As you can see on the photos below, R. arkansana x Applejack, has inherited the greyish green foliage of his both parents (with a little bit of apple scent). But in the cross of R. arkansana x Prairie Peace, the influence of spinosissima foliage is evident. And I like the reddish stipules and petioles colour, which give a nice contrast with the pink flower and his pale yellow centre. I intend to add more yellow on this cross next year, probably with Hazeldean, J5 or, with my own 2016 seedlings: two plants of Roseraie de l’Haÿ x J5 and nine plants of King J x J5, if I can have some flowers from them. It is permitted to dream…!
This summer I have used Gay Centennial pollen on my R. arkansana x Applejack. Seven flowers have been pollinated and I have sowed 22 seeds from 7 fruits harvested. I am waiting for some possible germination next spring. I hope these results will be useful.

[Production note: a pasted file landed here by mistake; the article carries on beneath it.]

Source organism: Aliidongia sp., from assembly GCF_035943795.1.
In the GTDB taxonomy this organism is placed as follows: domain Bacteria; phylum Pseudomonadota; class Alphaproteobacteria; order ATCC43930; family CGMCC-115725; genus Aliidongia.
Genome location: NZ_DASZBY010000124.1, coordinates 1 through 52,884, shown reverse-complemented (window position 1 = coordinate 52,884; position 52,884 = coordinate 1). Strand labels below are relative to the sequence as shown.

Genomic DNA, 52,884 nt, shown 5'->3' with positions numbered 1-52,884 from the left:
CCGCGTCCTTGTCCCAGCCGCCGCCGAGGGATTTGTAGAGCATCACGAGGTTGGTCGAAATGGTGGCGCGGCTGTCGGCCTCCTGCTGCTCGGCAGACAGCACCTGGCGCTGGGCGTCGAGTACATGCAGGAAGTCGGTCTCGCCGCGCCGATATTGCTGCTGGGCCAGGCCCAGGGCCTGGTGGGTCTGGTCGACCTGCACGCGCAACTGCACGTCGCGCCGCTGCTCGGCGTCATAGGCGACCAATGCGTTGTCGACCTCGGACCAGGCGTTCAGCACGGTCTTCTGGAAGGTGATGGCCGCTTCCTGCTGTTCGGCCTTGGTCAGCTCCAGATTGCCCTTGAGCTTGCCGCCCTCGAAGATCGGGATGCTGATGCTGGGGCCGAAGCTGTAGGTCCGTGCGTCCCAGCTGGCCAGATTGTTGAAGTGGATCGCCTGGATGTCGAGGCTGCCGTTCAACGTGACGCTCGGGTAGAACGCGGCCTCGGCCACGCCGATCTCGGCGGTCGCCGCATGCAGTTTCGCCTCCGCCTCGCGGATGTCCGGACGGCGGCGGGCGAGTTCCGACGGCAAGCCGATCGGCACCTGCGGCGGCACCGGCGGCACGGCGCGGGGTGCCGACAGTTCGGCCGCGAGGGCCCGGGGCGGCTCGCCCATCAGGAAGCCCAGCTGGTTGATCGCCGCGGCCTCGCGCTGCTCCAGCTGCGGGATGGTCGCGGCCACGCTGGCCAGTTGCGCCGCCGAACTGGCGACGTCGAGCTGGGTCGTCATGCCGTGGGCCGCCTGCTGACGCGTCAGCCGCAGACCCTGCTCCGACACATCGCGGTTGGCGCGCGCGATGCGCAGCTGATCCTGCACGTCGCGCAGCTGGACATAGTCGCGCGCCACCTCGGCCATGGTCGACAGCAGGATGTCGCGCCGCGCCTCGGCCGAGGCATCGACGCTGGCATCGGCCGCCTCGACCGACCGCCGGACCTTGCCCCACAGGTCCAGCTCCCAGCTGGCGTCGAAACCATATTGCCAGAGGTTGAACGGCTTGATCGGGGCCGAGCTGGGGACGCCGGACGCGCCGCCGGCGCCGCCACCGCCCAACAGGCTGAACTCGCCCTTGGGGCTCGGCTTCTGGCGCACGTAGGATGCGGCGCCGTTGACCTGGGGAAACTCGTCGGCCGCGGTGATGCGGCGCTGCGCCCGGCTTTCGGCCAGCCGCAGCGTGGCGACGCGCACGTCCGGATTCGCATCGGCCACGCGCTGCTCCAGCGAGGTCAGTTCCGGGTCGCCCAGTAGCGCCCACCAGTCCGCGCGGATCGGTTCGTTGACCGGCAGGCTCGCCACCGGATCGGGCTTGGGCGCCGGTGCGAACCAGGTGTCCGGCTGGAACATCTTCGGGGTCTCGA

Paul…I like your strategy of using Rosa gallica for drought resistance. I suspect this is also a route to get a more complex flower form which gives me the idea that perhaps the once-blooming James Mason could work…and I think you are quite familiar with James Mason.
Joe…" I’m addicted to this path of creating a species mashup although it doesn’t seem likely to lead to the creation of a marketable rose within the next few decades.“…well said and I know the feeling of addiction! I can appreciate that time consuming work you’ve done with r. arkansas and your statement " ploidy and the dominance of non-reblooming genes” continues to hinder my efforts too. Perhaps one should just content themselves with new, healthy, once bloomers in our growing zones…albeit that work itself is like eating porridge three meals a day.
Andre…Excellent work…I must say I like the seedlings in photos and know these would be tip hardy in my area. Does the 13M-1Rosa arkansana x Prairie Peace seedling have any of the roguish traits from Prairie Peace?
Gosh, that was pretty!
it got eaten by a nearby R. carolina and probably no longer exists